Thursday, April 15, 2021

Limiting job applications in an online labor market: by John Horton and Shoshana Vasserman

 Here's an experiment that involved limiting the number of applications to particular jobs in an online labor market, in which many applicants are likely close substitutes.

Job-Seekers Send Too Many Applications: Experimental Evidence and a Partial Solution by John J. Horton and Shoshana Vasserman

Abstract: As job-seekers internalize neither the full benefits or costs of their application decisions, job openings do not necessarily obtain the socially efficient number of applications. Using a field experiment conducted in an online labor market, we find that some job openings receive far too many applications, but that a simple intervention can improve the situation. A treated group of job openings faced a soft cap on applicant counts. However, employers could easily opt out by literally clicking a single button. This tiny imposed cost on the demand side had large effects on the supply side, reducing the number of applicants to treated jobs by 11%—with even larger reductions in jobs where additional applicants were likely to be inframarginal. This reduction in applicant counts had no discernible effect on the probability a hire was made, or in the quality of the subsequent match. This kind of intervention is easy to implement by any online marketplace or job board and has attractive properties, saving job-seekers effort while still allowing employers with high marginal returns to more applicants to get them.

"In this paper, we describe an experiment conducted in an online labor market that influenced the size of applicant pools faced by employers.1 This was done by imposing a soft cap on the number of applicants that a job opening could receive, as well as limiting the duration of the window of time during which applications could be received: when a job opening received 50 applicants—or when 120 hours (5 days) had passed—no more applicants could apply unless the employer explicitly asked for more applicants. The intent of the intervention was to prevent job-seekers from applying to jobs where their application was likely to either be ignored or simply displace some other applicant, without preventing employers with high marginal returns to more applicants from obtaining them.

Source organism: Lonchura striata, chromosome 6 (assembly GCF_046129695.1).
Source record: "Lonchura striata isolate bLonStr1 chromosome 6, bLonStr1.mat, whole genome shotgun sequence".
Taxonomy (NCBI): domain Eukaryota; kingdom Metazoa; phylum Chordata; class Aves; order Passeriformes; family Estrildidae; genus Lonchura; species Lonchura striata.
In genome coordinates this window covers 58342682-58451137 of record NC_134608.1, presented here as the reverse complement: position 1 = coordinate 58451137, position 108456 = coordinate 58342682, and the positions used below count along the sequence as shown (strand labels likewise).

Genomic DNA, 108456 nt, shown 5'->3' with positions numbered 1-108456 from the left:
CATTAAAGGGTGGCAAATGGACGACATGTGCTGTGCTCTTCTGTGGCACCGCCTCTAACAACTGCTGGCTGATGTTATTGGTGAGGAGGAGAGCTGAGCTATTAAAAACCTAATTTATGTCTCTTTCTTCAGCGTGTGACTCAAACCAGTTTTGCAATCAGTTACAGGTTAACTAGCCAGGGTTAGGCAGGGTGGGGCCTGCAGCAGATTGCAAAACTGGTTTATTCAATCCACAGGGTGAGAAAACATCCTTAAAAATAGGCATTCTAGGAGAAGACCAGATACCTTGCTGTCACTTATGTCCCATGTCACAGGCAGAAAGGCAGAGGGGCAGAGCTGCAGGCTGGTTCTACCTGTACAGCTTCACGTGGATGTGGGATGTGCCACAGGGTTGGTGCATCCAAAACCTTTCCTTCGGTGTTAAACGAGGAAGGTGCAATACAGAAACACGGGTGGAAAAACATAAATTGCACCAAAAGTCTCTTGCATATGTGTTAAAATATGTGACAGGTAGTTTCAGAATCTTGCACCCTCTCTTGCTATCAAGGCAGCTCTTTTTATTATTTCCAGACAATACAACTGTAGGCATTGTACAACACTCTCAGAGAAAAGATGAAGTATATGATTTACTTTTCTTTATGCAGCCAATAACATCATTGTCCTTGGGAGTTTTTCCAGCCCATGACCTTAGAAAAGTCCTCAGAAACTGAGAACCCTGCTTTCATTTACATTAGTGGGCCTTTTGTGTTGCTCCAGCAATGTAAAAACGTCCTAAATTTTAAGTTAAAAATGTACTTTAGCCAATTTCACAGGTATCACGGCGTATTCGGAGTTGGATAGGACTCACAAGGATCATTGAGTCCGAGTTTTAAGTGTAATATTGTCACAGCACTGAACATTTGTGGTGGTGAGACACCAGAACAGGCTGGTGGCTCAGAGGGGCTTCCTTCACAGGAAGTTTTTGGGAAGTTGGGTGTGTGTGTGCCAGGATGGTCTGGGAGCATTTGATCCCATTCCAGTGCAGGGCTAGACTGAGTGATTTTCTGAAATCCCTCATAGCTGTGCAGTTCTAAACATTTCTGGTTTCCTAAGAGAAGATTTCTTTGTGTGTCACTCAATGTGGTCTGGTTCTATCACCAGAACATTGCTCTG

There is no evidence that better or worse matches were made in the treatment group, as measured by the feedback given by the employer at the end of the contract or in hours-worked. If anything, employer satisfaction rose slightly in the treatment.

The lack of effects on hiring or match quality is seemingly surprising, but likely reflects the fact that price competition among workers “prices in” vertical differences among workers, leaving firms close to indifferent over applicants, as in Romer (1992). Because of this indifference, substitution among applicants is not very costly to employers.


"only about 7% of employers requested more applicants by pushing the button.

"The treatment intervention likely saved job-seekers substantial time—more so than the percentage changes in job post applicant counts would seemingly imply. To see why the treatment has out-sized effects on job seekers, note that although relatively few job openings were affected by the 50 applicant cap (about 10%), these job openings are disproportionately important to job-seekers, as they attracted 43% of applications. This difference simply reflects the fact that a randomly selected application is more likely to be sent to a job with a high applicant count.

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